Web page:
Founded in 1890, Hansen Bros. Moving & Storage the parent company of Portabox has successfully weathered many history-changing events including the Great Seattle Fire, WWI, the Spanish Flu of 1918, the Great Depression, WWII, the 2008 recession, and 9/11 among many other public crises. We are taking the current COVID-19 threat very seriously and will promptly adhere to any and all directives from local, state and federal government officials. Hansen Bros. and Portabox have been categorized as an essential industry business (moving & relocation) within the current mandate established by Washington State Governor Jay Inslee.

As essential services, we will maintain normal operations until such time as either company management determines we must close our offices or we are directed to do so by a governmental authority. We are taking extensive precautionary measures including the adoption of all CDC guidelines and the establishment of our own policies intended to minimize health risks for all customers, employees, contractors, vendors, and community stakeholders. We are proud to be able to support the needs of our customers during this crucial time but are prepared to quickly change course as required.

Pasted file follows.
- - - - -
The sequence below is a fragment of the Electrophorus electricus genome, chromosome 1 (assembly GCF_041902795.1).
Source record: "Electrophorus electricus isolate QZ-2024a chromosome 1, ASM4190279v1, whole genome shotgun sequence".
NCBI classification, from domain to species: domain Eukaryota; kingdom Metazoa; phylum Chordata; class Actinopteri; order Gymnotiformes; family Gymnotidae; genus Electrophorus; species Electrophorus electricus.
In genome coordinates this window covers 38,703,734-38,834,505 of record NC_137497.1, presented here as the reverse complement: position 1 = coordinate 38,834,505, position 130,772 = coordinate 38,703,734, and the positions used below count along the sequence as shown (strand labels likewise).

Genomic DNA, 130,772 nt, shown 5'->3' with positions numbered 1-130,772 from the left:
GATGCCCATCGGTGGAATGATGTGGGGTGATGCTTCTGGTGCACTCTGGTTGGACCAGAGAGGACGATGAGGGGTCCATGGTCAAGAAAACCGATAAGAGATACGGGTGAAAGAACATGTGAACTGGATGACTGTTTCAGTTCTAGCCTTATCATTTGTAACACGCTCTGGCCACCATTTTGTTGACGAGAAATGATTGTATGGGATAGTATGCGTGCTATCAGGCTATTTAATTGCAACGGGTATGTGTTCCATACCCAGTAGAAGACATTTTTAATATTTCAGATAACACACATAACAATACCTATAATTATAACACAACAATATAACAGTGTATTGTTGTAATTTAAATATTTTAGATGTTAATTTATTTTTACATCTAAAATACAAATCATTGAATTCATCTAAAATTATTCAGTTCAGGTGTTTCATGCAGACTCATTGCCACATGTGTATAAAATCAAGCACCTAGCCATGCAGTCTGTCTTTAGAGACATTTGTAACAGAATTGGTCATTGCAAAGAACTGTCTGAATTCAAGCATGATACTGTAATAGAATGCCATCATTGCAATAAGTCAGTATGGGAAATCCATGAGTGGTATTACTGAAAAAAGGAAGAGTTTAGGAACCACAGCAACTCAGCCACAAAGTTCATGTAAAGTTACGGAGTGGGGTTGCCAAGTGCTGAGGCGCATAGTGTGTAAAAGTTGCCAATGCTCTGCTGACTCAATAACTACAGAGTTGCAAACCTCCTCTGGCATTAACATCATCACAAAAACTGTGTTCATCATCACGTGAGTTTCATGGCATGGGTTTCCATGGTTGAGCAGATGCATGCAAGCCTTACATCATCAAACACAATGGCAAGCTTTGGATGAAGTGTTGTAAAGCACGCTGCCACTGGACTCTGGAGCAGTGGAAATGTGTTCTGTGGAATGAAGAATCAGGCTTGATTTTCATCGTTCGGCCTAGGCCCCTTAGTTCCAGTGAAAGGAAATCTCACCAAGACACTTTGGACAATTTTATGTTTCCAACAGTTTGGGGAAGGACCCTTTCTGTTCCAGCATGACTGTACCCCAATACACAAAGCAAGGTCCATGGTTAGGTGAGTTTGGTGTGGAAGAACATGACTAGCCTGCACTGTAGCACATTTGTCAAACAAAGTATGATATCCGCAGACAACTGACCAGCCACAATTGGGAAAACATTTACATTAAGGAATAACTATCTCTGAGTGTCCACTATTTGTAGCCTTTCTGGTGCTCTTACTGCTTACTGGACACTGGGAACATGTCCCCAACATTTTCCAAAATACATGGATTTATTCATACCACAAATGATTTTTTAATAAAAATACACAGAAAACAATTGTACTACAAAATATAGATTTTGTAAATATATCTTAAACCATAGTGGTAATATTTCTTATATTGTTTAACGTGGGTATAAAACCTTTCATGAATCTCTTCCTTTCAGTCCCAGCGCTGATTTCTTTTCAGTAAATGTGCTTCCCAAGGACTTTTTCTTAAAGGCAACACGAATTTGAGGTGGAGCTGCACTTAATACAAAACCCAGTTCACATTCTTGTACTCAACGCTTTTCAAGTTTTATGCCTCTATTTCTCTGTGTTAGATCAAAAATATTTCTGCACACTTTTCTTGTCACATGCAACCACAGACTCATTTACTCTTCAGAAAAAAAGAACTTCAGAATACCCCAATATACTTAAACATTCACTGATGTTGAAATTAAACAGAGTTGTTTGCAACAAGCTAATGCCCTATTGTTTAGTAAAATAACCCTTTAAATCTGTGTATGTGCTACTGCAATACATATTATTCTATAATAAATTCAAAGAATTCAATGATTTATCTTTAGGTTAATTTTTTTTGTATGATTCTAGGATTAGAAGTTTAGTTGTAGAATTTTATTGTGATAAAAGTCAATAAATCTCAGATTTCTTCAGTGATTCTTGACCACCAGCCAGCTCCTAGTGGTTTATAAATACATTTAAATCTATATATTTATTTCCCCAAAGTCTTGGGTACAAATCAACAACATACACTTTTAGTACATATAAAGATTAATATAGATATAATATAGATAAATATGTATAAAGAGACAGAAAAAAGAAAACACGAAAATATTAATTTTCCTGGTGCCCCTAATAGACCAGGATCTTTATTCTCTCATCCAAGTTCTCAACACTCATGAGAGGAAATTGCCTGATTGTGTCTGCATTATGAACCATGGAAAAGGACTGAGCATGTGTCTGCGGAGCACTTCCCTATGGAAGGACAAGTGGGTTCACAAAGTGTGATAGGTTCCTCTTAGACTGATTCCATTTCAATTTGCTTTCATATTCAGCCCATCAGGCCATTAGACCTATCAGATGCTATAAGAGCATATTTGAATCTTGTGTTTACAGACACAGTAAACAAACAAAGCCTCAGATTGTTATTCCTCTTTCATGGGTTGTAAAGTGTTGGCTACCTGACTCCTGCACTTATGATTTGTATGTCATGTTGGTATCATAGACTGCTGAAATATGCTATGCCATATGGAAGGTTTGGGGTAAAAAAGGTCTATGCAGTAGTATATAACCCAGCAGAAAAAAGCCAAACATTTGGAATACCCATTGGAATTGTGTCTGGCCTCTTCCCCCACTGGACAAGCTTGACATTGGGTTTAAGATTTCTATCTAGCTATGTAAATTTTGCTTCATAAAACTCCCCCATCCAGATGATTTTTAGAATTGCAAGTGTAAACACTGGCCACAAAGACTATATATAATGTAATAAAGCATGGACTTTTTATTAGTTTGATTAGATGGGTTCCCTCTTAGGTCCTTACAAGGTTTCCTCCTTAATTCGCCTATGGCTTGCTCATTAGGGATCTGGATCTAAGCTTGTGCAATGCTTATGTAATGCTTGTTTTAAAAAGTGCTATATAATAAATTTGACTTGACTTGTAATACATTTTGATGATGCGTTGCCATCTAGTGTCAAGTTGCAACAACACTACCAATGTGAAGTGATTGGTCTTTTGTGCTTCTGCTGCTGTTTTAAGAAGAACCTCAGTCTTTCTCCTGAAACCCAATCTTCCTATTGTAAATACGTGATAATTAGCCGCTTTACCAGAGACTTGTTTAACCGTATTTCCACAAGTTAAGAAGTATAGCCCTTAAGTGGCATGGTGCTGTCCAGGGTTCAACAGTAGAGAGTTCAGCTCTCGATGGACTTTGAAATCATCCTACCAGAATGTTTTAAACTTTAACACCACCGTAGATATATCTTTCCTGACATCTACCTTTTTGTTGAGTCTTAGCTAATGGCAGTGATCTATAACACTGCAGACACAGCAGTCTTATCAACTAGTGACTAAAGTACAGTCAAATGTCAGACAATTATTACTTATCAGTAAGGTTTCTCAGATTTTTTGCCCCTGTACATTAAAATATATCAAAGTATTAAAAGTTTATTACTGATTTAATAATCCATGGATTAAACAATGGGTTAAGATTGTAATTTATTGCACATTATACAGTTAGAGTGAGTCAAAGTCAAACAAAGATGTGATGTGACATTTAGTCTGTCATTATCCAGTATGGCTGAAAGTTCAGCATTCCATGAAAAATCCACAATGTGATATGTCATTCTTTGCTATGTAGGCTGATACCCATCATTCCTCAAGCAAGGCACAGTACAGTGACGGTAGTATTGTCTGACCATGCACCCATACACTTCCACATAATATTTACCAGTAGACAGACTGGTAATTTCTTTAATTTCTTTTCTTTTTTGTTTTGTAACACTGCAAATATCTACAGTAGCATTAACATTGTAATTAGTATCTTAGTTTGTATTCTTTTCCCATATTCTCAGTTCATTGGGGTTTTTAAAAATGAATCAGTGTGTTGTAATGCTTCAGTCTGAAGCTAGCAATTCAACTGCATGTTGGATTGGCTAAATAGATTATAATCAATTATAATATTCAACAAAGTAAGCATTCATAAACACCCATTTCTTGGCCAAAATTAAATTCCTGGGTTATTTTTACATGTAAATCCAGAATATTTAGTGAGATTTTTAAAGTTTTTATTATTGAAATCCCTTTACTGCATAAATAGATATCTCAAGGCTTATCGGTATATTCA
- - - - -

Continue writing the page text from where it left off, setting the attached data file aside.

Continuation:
Stay safe together with Hansen Bros. and Portabox

The COVID-19 crisis is fluid and there are many uncertainties and factors outside of our control that may, with little or no advance notice, impact our delivery of moving & storage services. Please be aware the current crisis could potentially result in small inconveniences such as a delayed project start time or significant inconveniences such as the complete rescheduling of services.

Although there are many unknowns to be navigated, you can be certain that Hansen Bros. and Portabox will be timely and transparent in our communications regarding servicing your moving & storage needs, and our professional relocation consultants will work diligently to offer creative solutions in the event your project is impacted by the current health crisis.

Steps We're Taking:

  • Company-wide Implementation of all precautionary measures recommended by the Center for Disease Control (CDC).
  • Office staff and crews are being monitored daily for symptoms and/or known exposure by management and asked to go home, contact their healthcare provider, and self-quarantine as directed. Staff that experience symptoms and/or aware of exposure when not at work have been directed to stay home and notify their supervisor.